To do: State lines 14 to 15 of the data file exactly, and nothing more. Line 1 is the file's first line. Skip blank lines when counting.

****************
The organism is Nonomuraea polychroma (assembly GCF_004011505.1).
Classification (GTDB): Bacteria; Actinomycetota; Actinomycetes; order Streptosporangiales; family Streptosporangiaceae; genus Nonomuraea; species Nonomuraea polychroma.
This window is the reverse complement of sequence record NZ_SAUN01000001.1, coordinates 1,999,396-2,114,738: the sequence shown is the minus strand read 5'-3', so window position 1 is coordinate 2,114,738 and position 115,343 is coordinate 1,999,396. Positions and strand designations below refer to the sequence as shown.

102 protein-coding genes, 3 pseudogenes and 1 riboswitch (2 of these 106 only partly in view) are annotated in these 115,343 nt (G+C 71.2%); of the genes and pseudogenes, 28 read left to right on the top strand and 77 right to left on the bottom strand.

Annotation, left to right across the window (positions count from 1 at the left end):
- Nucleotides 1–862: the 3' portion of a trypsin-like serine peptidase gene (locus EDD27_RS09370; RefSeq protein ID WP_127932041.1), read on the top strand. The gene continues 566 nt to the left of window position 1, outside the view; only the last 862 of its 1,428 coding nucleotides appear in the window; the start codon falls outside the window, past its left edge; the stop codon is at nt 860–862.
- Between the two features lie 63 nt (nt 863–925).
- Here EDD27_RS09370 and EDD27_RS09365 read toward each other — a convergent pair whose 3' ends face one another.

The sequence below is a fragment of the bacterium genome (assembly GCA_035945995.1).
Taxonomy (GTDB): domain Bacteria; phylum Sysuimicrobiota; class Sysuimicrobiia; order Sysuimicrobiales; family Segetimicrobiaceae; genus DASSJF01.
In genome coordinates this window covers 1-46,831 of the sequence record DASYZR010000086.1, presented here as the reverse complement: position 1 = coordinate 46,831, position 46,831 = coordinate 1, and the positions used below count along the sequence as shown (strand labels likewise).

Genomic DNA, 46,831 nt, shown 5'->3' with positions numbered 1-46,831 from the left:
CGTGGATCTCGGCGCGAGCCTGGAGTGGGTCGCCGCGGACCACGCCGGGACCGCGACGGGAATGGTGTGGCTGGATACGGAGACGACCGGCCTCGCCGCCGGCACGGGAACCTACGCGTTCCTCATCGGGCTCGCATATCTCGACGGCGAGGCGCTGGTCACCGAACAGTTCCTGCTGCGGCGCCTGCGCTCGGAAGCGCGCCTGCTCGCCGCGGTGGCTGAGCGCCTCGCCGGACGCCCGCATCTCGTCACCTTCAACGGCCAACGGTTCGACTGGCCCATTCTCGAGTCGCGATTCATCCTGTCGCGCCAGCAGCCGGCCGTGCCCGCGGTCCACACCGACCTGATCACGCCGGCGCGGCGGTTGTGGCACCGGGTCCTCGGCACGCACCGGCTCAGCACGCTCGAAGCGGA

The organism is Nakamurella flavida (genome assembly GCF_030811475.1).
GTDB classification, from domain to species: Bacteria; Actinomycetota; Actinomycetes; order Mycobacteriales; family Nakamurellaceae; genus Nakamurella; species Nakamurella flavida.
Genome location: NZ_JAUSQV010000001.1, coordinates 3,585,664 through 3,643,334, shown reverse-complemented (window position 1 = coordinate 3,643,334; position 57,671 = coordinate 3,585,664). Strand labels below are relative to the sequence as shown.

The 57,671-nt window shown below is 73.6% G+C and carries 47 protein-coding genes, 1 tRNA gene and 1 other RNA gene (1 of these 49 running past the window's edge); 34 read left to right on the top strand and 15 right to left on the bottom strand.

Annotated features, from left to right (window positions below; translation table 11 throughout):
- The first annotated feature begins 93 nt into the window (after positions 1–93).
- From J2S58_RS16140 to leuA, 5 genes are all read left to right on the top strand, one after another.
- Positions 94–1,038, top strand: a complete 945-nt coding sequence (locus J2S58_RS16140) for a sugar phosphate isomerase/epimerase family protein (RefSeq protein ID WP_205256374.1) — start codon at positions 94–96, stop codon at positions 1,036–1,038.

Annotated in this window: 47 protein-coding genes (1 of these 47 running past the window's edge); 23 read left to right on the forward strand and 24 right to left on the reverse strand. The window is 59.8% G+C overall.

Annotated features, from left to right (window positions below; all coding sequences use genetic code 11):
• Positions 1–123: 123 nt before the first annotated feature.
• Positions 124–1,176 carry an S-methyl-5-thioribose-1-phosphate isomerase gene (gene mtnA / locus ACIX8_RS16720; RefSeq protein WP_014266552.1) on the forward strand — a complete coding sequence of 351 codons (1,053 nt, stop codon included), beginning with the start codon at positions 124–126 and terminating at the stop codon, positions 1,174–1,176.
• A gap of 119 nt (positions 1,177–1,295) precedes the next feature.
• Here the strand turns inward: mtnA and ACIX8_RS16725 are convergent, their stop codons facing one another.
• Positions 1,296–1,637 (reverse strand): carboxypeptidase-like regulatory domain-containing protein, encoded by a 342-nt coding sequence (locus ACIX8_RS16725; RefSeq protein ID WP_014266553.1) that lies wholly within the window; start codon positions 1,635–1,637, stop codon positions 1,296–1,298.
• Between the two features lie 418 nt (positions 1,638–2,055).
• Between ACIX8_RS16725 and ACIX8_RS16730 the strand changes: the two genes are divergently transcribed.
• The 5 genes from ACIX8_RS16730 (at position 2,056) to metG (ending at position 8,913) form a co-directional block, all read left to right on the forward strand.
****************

The organism is Nakamurella flavida (genome assembly GCF_030811475.1).
GTDB classification, from domain to species: Bacteria; Actinomycetota; Actinomycetes; order Mycobacteriales; family Nakamurellaceae; genus Nakamurella; species Nakamurella flavida.